Andrew Taglianetti, with a brief and unscripted display of instinctive character, yesterday provided a moral example for the adults who have so calculatedly diminished college football and educational institutions in recent months.
Taglianetti (left), a fourth-year junior at Pitt, spent the first week of this semester's academic calendar not in class but instead in Alabama, learning that football trumps academics at Pitt. He was in Birmingham to participate in low-grade television programming masquerading as a bowl game, a farce whose result was not only deemed unworthy of mention on the Post-Gazette's main online sports page this morning but indeed was listed fourteenth -- of fourteen stories -- on the P-G page devoted to Pitt athletics.
Long after it had been determined that Pitt would lose to an unranked team from a lackluster conference, Andrew Taglianetti was still playing hard in the fourth quarter against Southern Methodist University. He tackled SMU runner Jared Williams with a clean, low, shoulder-first hit that, by gruesome happenstance, snapped Williams' femur. Taglianetti knew immediately that Williams had been severely injured; the break could be heard along the sideline. Taglianetti was responsible, but not culpable, for Williams' injury, but that distinction did not diminish Taglianetti's vividly displayed anguish. Taglianetti did not calculate; he immediately put his hands to his head, fell to his knees, touched his forehead to the ground, and rose to curse fate. Despite the apparent emotional devastation, Taglianetti approached Williams in an obvious expression of regret as trainers assisted Williams for several minutes. When Williams, prone on a gurney, was ready to leave the field for a hospital, Taglianetti stood with Williams (right), empathetically tapping the injured man's chest. Taglianetti seemed shaken for several minutes after play resumed.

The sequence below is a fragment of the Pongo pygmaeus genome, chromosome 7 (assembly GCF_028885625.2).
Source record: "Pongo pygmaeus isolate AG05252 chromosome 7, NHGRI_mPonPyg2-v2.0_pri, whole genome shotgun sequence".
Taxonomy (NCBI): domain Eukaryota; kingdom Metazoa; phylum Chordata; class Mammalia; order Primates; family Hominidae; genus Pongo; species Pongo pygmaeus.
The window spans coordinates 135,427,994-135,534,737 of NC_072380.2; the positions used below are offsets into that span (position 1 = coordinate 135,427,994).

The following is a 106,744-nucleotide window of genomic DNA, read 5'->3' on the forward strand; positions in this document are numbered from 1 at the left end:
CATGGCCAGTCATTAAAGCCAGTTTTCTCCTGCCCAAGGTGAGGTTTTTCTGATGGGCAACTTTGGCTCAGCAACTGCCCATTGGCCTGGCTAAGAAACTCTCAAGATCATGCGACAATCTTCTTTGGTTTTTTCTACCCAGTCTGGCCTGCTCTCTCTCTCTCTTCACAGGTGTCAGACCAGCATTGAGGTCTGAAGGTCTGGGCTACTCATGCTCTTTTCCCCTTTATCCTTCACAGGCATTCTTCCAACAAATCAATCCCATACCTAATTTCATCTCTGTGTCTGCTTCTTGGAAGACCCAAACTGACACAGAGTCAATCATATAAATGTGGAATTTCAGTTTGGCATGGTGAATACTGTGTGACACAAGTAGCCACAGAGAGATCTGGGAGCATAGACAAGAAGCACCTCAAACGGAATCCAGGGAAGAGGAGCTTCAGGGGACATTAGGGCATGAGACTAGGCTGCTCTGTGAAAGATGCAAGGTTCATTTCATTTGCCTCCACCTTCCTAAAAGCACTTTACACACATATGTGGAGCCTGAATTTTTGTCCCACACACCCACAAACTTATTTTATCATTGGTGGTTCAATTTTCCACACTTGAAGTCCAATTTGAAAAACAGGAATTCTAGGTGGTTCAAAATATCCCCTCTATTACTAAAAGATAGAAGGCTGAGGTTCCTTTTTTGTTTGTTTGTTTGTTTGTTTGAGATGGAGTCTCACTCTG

Taglianetti's exhibition of sportsmanship, accountability, perspective, and decency would deserve credit in any circumstance. Its purity and context, however, created a striking, instructive comparison with the self-serving, substandard conduct of the grown-ups overseeing the seedy business of football at Pitt and Penn State. Penn State administrators, who focused on public relations and money after it was revealed that their institution's deplorable conduct had concealed and facilitated the rape of children, and Pitt officials, who have poorly served the student athletes they are ostensibly educating, could learn much from Andrew Taglianetti.
There is scant evidence that Penn State or Pitt has learned the appropriate lessons yet, but so long as our Andrew Taglianettis -- who deserve better from their elders -- are better than their elders, we are hopeful.
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